on 25 March 2008
This book is the fourth of the six volume series that John Clute has called the "Answered Prayers" sequence. None of the six require the reading of any others (this was the fourth one I read and it worked perfectly on its own) but reading them all in sequence does give rise to understanding of some subtleties and can assist your own postulation of what might be going on underneath the higher levels of story.
Our protagonist is Harry Radcliffe a highly successful and acclaimed architect. However, Harry went a little bit off the rails and his cure required the intervention of the apparently ordinary (but definitely not) Venasque. Venasque was a potent shaman who also helped characters in books two and three (Sleeping In Flame and A Child Across The Sky). Venasque has now passed away although he still seems to be able to contact his pupils and Harry has taken charge of Venasque's dog Big Top who has many unique qualities of his own. Now back to considering work Harry is toying with but not seriously considering the commission of the Sultan of Saru to build a Dog Museum (dogs have saved the Sultan's life several times) but at the same time Harry is busy running between two alpha females as he indulges himself. When Harry visits the Sultan to turn down the request an earthquake hits the building and Harry and the Sultan are saved by Big Top leading them out of the building. Now it seems Harry must proceed with the commission and so begins the challenge of doing this set against the backdrop of a revolution in the Sultanate, the murder of the Sultan and ultimately Harry's own belated recognition that he is building something a bit more unique than a museum.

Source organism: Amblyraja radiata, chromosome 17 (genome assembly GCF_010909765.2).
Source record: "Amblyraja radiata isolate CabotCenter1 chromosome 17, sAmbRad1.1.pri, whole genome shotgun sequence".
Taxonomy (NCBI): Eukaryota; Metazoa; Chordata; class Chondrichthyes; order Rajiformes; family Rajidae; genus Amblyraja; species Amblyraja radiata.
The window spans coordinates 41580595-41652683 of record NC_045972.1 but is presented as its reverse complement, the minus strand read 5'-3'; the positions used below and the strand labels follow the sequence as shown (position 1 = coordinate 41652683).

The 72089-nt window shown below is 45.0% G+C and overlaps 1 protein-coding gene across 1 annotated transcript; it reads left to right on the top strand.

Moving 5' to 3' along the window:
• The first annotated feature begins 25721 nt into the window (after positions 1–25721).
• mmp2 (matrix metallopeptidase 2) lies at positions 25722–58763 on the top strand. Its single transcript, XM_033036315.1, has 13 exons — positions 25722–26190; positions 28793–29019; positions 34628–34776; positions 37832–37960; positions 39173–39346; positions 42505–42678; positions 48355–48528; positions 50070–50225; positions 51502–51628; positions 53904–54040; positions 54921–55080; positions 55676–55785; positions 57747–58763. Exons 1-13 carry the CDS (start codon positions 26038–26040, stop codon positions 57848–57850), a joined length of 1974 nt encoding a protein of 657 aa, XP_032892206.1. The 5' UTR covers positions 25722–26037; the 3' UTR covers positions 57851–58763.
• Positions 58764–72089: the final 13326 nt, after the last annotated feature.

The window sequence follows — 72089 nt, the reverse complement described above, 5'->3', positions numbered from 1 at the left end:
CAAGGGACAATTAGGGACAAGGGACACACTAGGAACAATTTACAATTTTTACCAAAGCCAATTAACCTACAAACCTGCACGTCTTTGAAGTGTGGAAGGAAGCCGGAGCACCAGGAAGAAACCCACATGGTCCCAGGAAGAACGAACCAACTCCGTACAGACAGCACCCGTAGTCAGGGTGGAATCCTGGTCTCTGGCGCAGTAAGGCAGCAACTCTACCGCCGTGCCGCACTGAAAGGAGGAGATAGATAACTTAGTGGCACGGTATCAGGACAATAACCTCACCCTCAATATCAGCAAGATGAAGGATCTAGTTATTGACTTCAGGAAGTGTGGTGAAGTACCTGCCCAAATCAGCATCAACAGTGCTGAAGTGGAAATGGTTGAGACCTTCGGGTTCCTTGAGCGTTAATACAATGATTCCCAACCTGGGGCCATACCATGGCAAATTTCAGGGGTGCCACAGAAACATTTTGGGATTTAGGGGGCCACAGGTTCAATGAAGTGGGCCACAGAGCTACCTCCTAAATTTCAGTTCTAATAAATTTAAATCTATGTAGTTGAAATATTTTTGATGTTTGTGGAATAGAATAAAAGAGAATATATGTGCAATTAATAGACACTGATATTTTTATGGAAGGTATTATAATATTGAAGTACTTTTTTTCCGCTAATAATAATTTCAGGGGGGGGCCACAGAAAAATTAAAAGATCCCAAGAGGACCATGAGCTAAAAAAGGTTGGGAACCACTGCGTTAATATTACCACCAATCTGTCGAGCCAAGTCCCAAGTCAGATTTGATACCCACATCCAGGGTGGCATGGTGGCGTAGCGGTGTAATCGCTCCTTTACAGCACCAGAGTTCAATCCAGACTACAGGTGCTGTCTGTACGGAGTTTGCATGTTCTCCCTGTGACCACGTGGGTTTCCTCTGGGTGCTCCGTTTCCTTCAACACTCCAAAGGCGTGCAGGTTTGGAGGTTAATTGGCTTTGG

Outside The Dog Museum uses many of the trademarks of a great Carroll novel, sucking us in with believable characters and great storytelling. With subtle shifts of scene and story we gradually move from the world we know into one decidedly disturbing and different but because of the starting position it remains very believable. We are four books into the themes Carroll wants to address and he is fully warmed to his task now. Jonathan Carroll writes about the human condition, its transiency, why we do not always want to have our prayers answered or be a "golden" one and does it with some entrancing prose. Highly recommended.
on 3 March 2006
"I read the reissue of OUTSIDE THE DOG MUSEUM and was blown away by it. It may very well be his best book. I made the mistake, the first time I read it 14 years ago, of thinking of it as a fantasy novel instead of a mainstream philosophical novel with fantasy tropes. Carroll, like Graham Joyce, uses fantasy tropes but he isn't a fantasy writer. There's an argument that Mahler's 10 symphonies are really only parts of one vast search for the meaning of life. I think of Carroll's novels the same way. They're all a search for transcendence through mystic or surrealist means."
Charles Brown, editor